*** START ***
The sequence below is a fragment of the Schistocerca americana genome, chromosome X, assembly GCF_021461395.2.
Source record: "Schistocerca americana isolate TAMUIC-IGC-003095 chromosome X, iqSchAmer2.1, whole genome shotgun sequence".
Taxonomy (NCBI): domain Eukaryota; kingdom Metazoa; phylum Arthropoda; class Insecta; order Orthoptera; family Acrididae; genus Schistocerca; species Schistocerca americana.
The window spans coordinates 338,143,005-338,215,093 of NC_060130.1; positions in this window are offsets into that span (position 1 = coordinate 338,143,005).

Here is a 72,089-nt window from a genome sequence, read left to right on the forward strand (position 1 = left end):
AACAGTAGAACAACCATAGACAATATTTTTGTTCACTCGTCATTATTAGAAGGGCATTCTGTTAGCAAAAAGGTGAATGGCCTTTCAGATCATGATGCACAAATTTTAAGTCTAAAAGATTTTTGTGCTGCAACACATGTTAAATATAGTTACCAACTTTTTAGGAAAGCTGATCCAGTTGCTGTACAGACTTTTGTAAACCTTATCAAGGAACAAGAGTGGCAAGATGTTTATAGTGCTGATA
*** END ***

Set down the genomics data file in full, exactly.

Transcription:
The sequence below is a fragment of the Schistocerca americana genome, chromosome X, assembly GCF_021461395.2.
Source record: "Schistocerca americana isolate TAMUIC-IGC-003095 chromosome X, iqSchAmer2.1, whole genome shotgun sequence".
Taxonomy (NCBI): domain Eukaryota; kingdom Metazoa; phylum Arthropoda; class Insecta; order Orthoptera; family Acrididae; genus Schistocerca; species Schistocerca americana.
The window spans coordinates 338,143,005-338,215,093 of NC_060130.1; positions in this window are offsets into that span (position 1 = coordinate 338,143,005).

Here is a 72,089-nt window from a genome sequence, read left to right on the forward strand (position 1 = left end):
AACAGTAGAACAACCATAGACAATATTTTTGTTCACTCGTCATTATTAGAAGGGCATTCTGTTAGCAAAAAGGTGAATGGCCTTTCAGATCATGATGCACAAATTTTAAGTCTAAAAGATTTTTGTGCTGCAACACATGTTAAATATAGTTACCAACTTTTTAGGAAAGCTGATCCAGTTGCTGTACAGACTTTTGTAAACCTTATCAAGGAACAAGAGTGGCAAGATGTTTATAGTGCTGATA